Most Common Types of Electrical Jobs

Category: Finances | By Brian Paul | 4 minute read | Updated Sep 26, 2023
Types of Electrical Jobs

As electrical business owners and contractors, you are at the forefront of the electrical industry, providing vital services that power homes, businesses, and industries. To succeed in this dynamic field, it's crucial to understand the various types of electrical jobs available and how they can expand your business opportunities.

Here we will discuss the importance of training and diversity in the electrical job market. We will discuss which electrical jobs are most often performed, who performs them, and why skills and experience are so important to a successful project.

Most common types of electrical jobs

In the electrical industry, several common types of electrical jobs are essential for maintaining, installing, and repairing electrical systems across various settings. Here are some of the most common types of electrical jobs:

1. Residential electrical jobs

In most instances, residential electricians are licensed by the state in which they operate. These individuals are usually required to have experience as an apprentice and pass a standard test to qualify for licensing.

Roles and Responsibilities

Residential electricians are typically licensed to perform any electrical work, including high and low-voltage installations. Many licensed residential electricians will design and install an entire electrical system in a home, including connections to the local power grid.

Some states offer limited electrical licenses as well, like those that work with 24 volts or less. Known as low voltage electricians, are licensed to install systems like security, home automation, telephony, and computer networks, but not standard 200 amp electrical services.

Fully licensed electricians are typically permitted to perform any electrical work, including low voltage, commercial, and industrial projects, within the scope of their license. Many states set a dollar limit for each electrical licensee, meaning projects they perform cannot exceed a certain dollar amount. This is to prevent electrical contractors from exceeding their financial ability to resolve potential problems they might accidentally cause.

Depending on the scope of the project, this can include:

  • Infrastructure wiring, such as trunk lines.
  • Fixture, outlet, and switch installations.
  • Main panels and subpanels.
  • Buried or aerial (pole-supported) wiring.

Typical projects performed by a residential electrician

A typical electrical job will involve the repair, replacement, or installation of new wiring, networks, and circuits. This includes working with the main panel, subpanels, outlets, switches, and fixtures.

Repair jobs, like replacing an outlet or switch, generally do not require a permit, but there are exceptions. New installations that require added services and infrastructure, like a home addition, will typically require one. 

Since many residential electricians work inside people’s homes, many are also bonded. Bonded residential electricians will have a contract with a bonding company, which essentially provides financial compensation to a customer should the electrician become liable for damage.

2. Commercial electrical jobs

Commercial work performed by licensed electricians will usually be held to a stricter standard than residential electricians. The National Electrical Code (NEC) differentiates commercial electrical jobs from residential jobs because commercial spaces are typically public access buildings.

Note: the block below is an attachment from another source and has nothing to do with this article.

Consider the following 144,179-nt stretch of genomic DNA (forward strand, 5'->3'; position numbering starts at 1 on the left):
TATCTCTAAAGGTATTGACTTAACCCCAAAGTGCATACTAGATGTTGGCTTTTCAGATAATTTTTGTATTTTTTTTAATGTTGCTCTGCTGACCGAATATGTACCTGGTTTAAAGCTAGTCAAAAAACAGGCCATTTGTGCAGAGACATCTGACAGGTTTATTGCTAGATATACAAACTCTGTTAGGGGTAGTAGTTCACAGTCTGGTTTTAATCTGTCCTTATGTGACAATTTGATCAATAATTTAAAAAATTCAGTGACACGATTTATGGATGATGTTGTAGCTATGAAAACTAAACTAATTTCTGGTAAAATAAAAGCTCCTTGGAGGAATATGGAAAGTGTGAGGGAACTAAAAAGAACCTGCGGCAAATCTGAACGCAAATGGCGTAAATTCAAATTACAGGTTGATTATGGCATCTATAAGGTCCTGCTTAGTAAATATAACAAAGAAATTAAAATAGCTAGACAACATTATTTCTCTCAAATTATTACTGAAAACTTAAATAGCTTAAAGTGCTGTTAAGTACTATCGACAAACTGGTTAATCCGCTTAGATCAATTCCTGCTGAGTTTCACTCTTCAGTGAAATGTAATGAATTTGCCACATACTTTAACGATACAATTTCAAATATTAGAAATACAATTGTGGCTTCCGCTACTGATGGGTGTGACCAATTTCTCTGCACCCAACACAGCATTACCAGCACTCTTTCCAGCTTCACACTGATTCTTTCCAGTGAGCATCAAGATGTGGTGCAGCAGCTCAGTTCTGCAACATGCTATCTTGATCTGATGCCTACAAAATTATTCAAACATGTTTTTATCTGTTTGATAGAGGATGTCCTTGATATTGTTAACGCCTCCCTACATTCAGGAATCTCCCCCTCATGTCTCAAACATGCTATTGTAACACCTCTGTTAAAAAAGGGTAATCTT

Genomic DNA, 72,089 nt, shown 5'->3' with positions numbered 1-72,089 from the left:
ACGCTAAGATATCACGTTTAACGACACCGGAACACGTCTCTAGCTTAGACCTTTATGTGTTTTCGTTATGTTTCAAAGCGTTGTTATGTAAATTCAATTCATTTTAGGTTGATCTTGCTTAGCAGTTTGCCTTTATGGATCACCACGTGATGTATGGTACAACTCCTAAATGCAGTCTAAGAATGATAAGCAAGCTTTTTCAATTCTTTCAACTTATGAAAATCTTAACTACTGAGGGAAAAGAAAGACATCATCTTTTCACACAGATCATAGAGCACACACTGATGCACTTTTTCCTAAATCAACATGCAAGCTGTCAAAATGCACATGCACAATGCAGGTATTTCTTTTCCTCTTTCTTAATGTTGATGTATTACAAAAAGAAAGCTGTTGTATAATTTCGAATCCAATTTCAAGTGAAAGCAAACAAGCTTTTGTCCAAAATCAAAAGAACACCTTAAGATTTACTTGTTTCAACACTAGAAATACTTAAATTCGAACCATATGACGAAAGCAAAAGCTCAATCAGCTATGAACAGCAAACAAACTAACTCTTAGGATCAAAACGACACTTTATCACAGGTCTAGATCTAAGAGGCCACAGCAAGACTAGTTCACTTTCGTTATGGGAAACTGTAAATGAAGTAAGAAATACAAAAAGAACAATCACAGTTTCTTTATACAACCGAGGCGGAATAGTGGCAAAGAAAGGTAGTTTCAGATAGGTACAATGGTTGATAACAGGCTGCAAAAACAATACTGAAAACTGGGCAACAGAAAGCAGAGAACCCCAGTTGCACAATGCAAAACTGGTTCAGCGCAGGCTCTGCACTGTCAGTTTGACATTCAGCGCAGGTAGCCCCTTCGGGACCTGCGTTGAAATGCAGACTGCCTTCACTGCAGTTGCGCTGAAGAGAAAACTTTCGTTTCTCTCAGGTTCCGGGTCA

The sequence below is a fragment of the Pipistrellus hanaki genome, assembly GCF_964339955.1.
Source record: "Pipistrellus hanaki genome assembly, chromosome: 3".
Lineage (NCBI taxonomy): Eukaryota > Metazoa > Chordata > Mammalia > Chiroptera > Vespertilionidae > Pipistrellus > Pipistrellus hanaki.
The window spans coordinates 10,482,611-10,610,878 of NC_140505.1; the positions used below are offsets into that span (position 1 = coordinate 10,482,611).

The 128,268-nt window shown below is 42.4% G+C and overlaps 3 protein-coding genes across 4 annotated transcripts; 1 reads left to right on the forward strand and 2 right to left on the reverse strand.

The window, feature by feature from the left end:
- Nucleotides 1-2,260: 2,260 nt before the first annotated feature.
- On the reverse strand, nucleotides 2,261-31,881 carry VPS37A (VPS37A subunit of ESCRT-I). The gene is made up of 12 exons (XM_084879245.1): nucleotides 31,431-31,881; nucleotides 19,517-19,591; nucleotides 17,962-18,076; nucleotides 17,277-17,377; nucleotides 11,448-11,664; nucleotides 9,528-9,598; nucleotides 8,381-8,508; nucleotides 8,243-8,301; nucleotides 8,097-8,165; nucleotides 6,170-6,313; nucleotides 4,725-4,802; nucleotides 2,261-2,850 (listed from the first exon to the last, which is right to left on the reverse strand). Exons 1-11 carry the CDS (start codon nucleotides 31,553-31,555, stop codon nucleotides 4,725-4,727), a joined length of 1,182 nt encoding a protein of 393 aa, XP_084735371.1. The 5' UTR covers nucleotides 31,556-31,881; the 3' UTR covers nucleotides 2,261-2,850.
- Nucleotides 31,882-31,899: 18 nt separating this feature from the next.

Roles and responsibilities

Commercial electricians tend to tackle projects larger in scope than residential electricians, so they often spend more time planning the project. A typical commercial electrician’s day often involves working with or managing, a crew.

However, they also commonly perform small repair projects in a commercial setting. For example, many retail businesses forbid (or limit) their employees' involvement in infrastructure repairs, so a commercial electrician is hired.

Commercial electricians are well-versed in working with building managers, facilities coordinators, and building owners. These pros are very conscious of the need to keep a business operating while work is being performed, and will often work over a weekend when the business is closed.

They must follow more strict codes when performing electrical work in a public structure because spaces can be interconnected. 

For example, plenum spaces are common in large structures like office buildings, hospitals, and restaurants. Plenum spaces are clear areas above a ceiling used to circulate air from one space to another. The cover (or jacket) on wires and cabling used in this plenum space must not emit toxic fumes if they ignite and burn.

Typical projects

Commercial electricians often use special tools, like mechanical scissor lifts, booms, and bucket trucks, in their daily tasks. A commercial electrician will often work with very high voltages compared to residential electricians, so attention to safety is always at the forefront. As such, commercial electricians must adhere to OSHA workplace safety regulations at all times. 

Commercial electricians are called when a business’s power goes out, a circuit fails, or when physical damage makes a space unsafe to occupy. These pros can solve any electrical problem, regardless of the cause.

3. Industrial electrical jobs

Industrial electricians are often employed by a manufacturer operating a factory and are responsible for maintaining the infrastructure daily. Machines break, get moved, and wear out regularly, so having an in-house electrician is often the most effective strategy.

Like commercial electricians, industrial electricians often have a crew or maintenance department that is always on call. Industrial electricians are typically very aware of the timeframes they must work within because unexpected factory downtime can affect the entire company’s profitability.

Roles and responsibilities